Mark Thomas: And at the moment, neither do I. So how did we cope? Can we give ourself marks out of ten? How is the NHS managing with coping? This is Amrit again.
Amrit: How did the NHS do on mental health? I mean, I think we’re behind the curve on everything, as you’d expect to be. I think the NHS is an anchor institution, but I don’t think that we can think of it as the answer to everything. I think community has to be the answer to everything.
Mark Thomas: The last word though, should go to my mum, who’s had to endure me for the past five months. I think my mum coped. She managed to get through all of this lockdown by refusing not to not cope, by being belligerent, by also swearing loudly, by being contrary, by talking to my sister, by venting, by refusing to go along with things, even though she was unable to do some of these things herself.
Mark’s mum: And it’s like you came in today. “I’m going to cook you this lovely soup because it’s a miserable day and you’re going to really enjoy it. It’s leek and sweet potato. And I know you’re going to like it,” which immediately puts my back up.
Mark Thomas: And I’m off for a couple of laps around the common. I hope you join us for the last episode, which looks at the future. As always, thank you for listening. Thanks to the health and care workers who gave up their time to speak to me. Thanks to the Imperial Group of NHS hospitals. And thank you, especially to my mum.
‘Mark Thomas’s lockdown check-up’ was recorded, written and presented by Mark Thomas. The sound editor was Helen Atkinson. The producers were Nicolas Kent and Susan McNicholas. And the podcast was commissioned by Wellcome Collection.
Speaker 1: All the best Mark, take care.
Speaker 2: Thanks for the free therapy.
Speaker 4: Give your mum a hug from me as well.
Speaker 3: Okey doke, take care, bye.
Speaker 5: And you mate, see you soon.
Speaker 6: Really nice to talk to you, and look after your mum.
About the contributors
Helen Atkinson is a sound designer working in theatre and live events. Helen has collaborated with Mark Thomas on a number of live shows including ‘Bravo Figaro!’, ‘Cuckooed’ and ‘Mark Thomas’ Check-Up – Our NHS@70’.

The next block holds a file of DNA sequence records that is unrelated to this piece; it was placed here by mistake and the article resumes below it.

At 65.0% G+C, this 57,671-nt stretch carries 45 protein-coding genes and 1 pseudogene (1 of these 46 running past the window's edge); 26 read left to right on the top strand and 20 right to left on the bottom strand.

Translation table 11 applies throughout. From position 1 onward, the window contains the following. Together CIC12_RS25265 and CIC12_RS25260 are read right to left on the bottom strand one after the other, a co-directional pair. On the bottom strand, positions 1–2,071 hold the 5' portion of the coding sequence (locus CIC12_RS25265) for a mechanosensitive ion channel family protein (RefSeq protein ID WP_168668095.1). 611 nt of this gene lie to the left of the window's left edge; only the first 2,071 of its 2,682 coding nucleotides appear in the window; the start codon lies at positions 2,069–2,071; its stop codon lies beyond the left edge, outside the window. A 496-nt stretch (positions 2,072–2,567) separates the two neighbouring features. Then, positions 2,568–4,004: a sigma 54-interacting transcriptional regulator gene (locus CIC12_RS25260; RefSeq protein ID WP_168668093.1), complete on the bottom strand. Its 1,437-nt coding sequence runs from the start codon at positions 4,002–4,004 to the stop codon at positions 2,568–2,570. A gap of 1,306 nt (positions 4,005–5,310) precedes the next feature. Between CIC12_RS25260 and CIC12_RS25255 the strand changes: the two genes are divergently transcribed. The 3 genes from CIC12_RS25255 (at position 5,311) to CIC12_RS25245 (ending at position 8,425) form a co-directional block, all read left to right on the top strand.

Nicolas Kent was the Director of the Tricycle Theatre in London for 28 years. His political pieces there included: ‘Half the Picture’, ‘The Colour of Justice (The Stephen Lawrence Inquiry)’, ’Nuremberg’, ‘Srebrenica’, ‘Guantanamo’ (nominated for an Olivier award) ‘The Riots’ (2012) and ‘Bloody Sunday’ (Olivier Award for Special Achievement). In 2009, he directed the nine-hour trilogy ‘The Great Game – Afghanistan’ in London, New York and Washington. In 2016 he directed ‘Another World’ at the National Theatre and in 2017 ‘Mark Thomas’ Check-Up – Our NHS@70’. He has also directed productions in the West End, at the RSC, the Royal Court, and on and off-Broadway.
Susan has worked with Mark Thomas for nearly 20 years. She is currently unemployable.
Franklyn Rodgers is an artist and creative director whose work explores innovative approaches to re-examining the portrait in contemporary visual culture. His work not only investigates portraiture through narrative, content and context, but also how their placement can open new dialogues in challenging the idea of representation within the language of photography. He has exhibited internationally and his work is held in collections at Tate Britain, ABP and the National Portrait Gallery.